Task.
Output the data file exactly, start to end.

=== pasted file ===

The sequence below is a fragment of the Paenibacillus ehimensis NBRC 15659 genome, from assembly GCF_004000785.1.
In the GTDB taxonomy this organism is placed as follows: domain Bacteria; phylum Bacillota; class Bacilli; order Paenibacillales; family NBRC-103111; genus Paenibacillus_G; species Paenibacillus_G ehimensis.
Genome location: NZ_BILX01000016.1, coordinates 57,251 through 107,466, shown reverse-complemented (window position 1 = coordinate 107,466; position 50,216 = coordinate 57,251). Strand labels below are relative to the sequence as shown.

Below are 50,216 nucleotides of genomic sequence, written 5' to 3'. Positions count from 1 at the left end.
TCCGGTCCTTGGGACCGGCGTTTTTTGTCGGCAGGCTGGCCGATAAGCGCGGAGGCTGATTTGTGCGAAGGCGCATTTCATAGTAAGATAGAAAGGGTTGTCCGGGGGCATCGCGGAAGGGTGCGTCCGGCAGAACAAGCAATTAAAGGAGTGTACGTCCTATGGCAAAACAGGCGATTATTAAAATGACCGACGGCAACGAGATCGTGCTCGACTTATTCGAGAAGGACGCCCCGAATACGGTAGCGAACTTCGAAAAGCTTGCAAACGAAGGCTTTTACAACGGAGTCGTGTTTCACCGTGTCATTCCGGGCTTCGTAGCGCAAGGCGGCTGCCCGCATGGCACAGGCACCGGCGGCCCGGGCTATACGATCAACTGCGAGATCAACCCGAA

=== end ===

The sequence below is a fragment of the Paenibacillus ehimensis NBRC 15659 genome, from assembly GCF_004000785.1.
In the GTDB taxonomy this organism is placed as follows: domain Bacteria; phylum Bacillota; class Bacilli; order Paenibacillales; family NBRC-103111; genus Paenibacillus_G; species Paenibacillus_G ehimensis.
Genome location: NZ_BILX01000016.1, coordinates 57,251 through 107,466, shown reverse-complemented (window position 1 = coordinate 107,466; position 50,216 = coordinate 57,251). Strand labels below are relative to the sequence as shown.

Below are 50,216 nucleotides of genomic sequence, written 5' to 3'. Positions count from 1 at the left end.
TCCGGTCCTTGGGACCGGCGTTTTTTGTCGGCAGGCTGGCCGATAAGCGCGGAGGCTGATTTGTGCGAAGGCGCATTTCATAGTAAGATAGAAAGGGTTGTCCGGGGGCATCGCGGAAGGGTGCGTCCGGCAGAACAAGCAATTAAAGGAGTGTACGTCCTATGGCAAAACAGGCGATTATTAAAATGACCGACGGCAACGAGATCGTGCTCGACTTATTCGAGAAGGACGCCCCGAATACGGTAGCGAACTTCGAAAAGCTTGCAAACGAAGGCTTTTACAACGGAGTCGTGTTTCACCGTGTCATTCCGGGCTTCGTAGCGCAAGGCGGCTGCCCGCATGGCACAGGCACCGGCGGCCCGGGCTATACGATCAACTGCGAGATCAACCCGAA